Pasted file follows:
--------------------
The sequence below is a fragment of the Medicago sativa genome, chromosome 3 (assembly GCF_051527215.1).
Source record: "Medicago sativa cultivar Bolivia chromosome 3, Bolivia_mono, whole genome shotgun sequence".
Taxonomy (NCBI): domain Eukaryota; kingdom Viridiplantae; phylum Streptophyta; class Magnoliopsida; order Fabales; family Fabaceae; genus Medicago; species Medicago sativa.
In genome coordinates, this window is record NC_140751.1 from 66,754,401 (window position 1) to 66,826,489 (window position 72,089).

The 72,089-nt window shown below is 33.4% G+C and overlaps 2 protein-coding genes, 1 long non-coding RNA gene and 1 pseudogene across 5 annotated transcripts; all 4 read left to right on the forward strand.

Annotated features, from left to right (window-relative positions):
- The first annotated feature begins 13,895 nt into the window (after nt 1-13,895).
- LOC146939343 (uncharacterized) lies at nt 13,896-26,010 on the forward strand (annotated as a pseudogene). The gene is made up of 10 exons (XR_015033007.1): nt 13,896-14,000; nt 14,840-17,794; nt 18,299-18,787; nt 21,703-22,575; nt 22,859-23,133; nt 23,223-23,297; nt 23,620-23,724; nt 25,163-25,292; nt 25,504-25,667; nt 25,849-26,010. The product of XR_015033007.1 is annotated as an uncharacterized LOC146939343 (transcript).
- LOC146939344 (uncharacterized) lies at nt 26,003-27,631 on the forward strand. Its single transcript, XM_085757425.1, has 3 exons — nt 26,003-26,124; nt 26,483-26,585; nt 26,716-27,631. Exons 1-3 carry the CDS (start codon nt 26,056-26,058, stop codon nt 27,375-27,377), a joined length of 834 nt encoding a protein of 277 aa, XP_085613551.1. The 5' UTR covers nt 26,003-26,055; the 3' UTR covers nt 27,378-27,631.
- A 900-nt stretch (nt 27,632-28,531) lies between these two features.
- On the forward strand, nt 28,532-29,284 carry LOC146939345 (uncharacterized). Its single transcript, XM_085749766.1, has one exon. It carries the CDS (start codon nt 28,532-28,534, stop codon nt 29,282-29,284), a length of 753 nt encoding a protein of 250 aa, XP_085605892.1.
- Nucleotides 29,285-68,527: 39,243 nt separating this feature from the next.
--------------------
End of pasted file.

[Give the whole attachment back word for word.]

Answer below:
The sequence below is a fragment of the Medicago sativa genome, chromosome 3 (assembly GCF_051527215.1).
Source record: "Medicago sativa cultivar Bolivia chromosome 3, Bolivia_mono, whole genome shotgun sequence".
Taxonomy (NCBI): domain Eukaryota; kingdom Viridiplantae; phylum Streptophyta; class Magnoliopsida; order Fabales; family Fabaceae; genus Medicago; species Medicago sativa.
In genome coordinates, this window is record NC_140751.1 from 66,754,401 (window position 1) to 66,826,489 (window position 72,089).

The 72,089-nt window shown below is 33.4% G+C and overlaps 2 protein-coding genes, 1 long non-coding RNA gene and 1 pseudogene across 5 annotated transcripts; all 4 read left to right on the forward strand.

Annotated features, from left to right (window-relative positions):
- The first annotated feature begins 13,895 nt into the window (after nt 1-13,895).
- LOC146939343 (uncharacterized) lies at nt 13,896-26,010 on the forward strand (annotated as a pseudogene). The gene is made up of 10 exons (XR_015033007.1): nt 13,896-14,000; nt 14,840-17,794; nt 18,299-18,787; nt 21,703-22,575; nt 22,859-23,133; nt 23,223-23,297; nt 23,620-23,724; nt 25,163-25,292; nt 25,504-25,667; nt 25,849-26,010. The product of XR_015033007.1 is annotated as an uncharacterized LOC146939343 (transcript).
- LOC146939344 (uncharacterized) lies at nt 26,003-27,631 on the forward strand. Its single transcript, XM_085757425.1, has 3 exons — nt 26,003-26,124; nt 26,483-26,585; nt 26,716-27,631. Exons 1-3 carry the CDS (start codon nt 26,056-26,058, stop codon nt 27,375-27,377), a joined length of 834 nt encoding a protein of 277 aa, XP_085613551.1. The 5' UTR covers nt 26,003-26,055; the 3' UTR covers nt 27,378-27,631.
- A 900-nt stretch (nt 27,632-28,531) lies between these two features.
- On the forward strand, nt 28,532-29,284 carry LOC146939345 (uncharacterized). Its single transcript, XM_085749766.1, has one exon. It carries the CDS (start codon nt 28,532-28,534, stop codon nt 29,282-29,284), a length of 753 nt encoding a protein of 250 aa, XP_085605892.1.
- Nucleotides 29,285-68,527: 39,243 nt separating this feature from the next.